In the course of his first official visit to the US in mid-August 2020, the Iraqi Prime Minister Mustafa Al-Kadhimi assured his American allies of his commitment to a mutually beneficial exchange. Yet, despite a series of goodwill gestures, diplomatic handshakes, investment deals and photo-ops, the long-term success of the US-Iraq partnership remains contingent on Al-Kadhimi’s efficiency in tackling the security concerns voiced by his counterparts. As signaled by both President Donald Trump and the Secretary of State Mike Pompeo, any further engagement with Iraq would depend to a large extent on the Commander-in-Chief’s ability to eliminate threats to US facilities and personnel on the ground emanating from a myriad of para-state militant groups with close ties to Iran. Nevertheless, given the institutional affiliation of some these actors with the state-sanctioned paramilitary umbrella of the Popular Mobilization Units (PMU), the Prime Minister would need to choose his battles wisely to avoid an ill-timed escalation on the domestic front.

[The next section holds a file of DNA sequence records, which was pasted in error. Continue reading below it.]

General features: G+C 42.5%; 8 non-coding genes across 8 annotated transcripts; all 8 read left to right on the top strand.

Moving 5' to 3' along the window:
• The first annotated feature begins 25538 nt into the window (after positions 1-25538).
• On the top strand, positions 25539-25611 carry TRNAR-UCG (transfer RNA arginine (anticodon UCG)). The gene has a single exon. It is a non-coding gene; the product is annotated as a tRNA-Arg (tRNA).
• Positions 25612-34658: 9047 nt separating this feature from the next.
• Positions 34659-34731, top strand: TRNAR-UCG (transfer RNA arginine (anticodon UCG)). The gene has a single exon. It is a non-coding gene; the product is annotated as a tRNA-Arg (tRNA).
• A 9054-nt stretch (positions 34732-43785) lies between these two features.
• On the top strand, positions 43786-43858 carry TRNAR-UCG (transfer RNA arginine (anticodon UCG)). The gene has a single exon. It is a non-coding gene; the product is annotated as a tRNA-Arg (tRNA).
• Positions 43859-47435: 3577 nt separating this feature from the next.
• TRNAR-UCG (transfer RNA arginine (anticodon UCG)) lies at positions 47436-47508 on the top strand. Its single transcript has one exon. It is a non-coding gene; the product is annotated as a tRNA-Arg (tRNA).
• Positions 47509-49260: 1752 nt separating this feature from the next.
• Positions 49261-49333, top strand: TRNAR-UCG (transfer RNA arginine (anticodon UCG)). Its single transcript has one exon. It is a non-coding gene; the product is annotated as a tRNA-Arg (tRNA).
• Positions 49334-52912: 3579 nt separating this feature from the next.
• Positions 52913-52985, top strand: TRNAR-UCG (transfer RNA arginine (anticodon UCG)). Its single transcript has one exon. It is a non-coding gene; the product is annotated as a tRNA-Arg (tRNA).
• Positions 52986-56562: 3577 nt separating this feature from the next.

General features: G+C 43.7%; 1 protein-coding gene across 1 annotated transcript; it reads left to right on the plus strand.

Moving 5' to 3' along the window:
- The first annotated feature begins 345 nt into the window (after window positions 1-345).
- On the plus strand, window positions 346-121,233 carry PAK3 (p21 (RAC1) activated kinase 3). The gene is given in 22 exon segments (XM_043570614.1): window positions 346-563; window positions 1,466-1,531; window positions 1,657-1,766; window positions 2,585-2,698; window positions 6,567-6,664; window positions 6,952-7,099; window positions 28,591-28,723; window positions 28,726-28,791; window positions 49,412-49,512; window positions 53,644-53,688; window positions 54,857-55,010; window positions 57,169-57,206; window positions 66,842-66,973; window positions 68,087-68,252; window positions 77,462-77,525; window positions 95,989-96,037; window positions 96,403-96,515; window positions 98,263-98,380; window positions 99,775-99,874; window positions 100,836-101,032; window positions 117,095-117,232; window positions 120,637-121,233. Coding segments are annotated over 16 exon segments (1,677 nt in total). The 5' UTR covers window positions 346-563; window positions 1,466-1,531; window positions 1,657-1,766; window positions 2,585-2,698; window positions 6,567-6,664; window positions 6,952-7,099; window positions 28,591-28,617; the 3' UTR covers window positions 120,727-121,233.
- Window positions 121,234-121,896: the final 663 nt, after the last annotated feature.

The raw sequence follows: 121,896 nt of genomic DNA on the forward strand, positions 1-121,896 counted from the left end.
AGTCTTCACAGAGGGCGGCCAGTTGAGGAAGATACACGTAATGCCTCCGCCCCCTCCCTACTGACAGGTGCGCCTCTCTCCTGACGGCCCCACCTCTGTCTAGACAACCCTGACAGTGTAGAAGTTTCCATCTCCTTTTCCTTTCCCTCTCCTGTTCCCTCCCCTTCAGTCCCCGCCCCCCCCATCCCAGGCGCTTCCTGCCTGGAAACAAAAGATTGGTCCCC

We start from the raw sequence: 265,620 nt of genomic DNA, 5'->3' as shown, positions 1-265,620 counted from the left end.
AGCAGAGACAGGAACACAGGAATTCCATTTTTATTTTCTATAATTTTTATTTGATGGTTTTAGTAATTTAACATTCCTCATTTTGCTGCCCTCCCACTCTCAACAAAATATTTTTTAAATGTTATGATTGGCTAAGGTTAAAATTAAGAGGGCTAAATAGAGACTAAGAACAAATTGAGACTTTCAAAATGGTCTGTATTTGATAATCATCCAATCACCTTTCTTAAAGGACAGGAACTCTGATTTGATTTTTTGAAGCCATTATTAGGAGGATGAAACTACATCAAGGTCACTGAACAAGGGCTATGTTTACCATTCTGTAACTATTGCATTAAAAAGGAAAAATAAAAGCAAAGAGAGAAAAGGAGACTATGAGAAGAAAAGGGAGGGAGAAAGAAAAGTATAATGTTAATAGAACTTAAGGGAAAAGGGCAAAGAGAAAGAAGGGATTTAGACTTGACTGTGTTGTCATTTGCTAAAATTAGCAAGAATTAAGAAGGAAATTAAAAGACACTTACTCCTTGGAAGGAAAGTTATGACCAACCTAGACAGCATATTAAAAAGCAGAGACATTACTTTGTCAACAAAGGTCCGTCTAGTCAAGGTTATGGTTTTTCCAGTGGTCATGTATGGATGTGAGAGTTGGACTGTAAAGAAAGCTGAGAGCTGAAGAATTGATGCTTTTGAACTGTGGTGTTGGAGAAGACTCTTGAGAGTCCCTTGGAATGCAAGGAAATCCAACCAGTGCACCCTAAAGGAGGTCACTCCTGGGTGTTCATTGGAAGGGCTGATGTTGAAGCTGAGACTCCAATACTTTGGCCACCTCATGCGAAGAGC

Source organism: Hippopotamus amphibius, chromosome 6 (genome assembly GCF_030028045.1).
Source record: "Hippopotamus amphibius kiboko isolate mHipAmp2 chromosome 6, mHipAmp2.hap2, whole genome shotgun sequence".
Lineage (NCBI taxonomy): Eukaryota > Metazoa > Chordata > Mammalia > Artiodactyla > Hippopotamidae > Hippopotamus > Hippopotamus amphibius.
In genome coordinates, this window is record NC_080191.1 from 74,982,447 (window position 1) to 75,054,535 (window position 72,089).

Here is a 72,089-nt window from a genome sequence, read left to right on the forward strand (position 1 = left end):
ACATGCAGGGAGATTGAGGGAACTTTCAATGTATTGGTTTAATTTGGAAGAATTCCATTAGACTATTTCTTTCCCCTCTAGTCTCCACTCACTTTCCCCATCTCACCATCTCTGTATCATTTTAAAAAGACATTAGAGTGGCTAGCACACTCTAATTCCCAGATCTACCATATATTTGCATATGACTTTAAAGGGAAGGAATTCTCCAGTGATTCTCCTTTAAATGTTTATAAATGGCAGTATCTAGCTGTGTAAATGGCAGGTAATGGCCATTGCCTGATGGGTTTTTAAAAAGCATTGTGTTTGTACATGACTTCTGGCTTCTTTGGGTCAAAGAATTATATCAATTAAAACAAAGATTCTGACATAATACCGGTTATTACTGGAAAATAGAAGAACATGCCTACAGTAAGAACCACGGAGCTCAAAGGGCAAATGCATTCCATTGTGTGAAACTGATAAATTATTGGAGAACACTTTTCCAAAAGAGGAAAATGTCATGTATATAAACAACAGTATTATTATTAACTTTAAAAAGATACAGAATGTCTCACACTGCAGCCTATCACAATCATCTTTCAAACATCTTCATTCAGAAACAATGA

The assassination of Quds Force General Qassem Soleimani and PMU Chief of Staff Abu Mahdi Al-Muhandis on January 3, 2020, by a US drone strike has thrown especially the Iran-leaning militant factions in Iraq into an existential crisis. The veneer of legality obtained by these militants’ attachment to the Popular Mobilization Commission (PMC) presented no longer a viable insurance policy. Given the territorial sovereign’s failure to prevent the targeting of the PMU’s most prominent strategist, the factions questioning the rationale of state institutionalization became more vocal. Outsourcing the ‘responsibility to resist’ to less established players such as the only recently promoted group Usbat al-Tha’irin (League of Revolutionaries), Iran’s embedded allies have been seeking to maintain plausible deniability, without jeopardizing their working relationship with the host bureaucracy.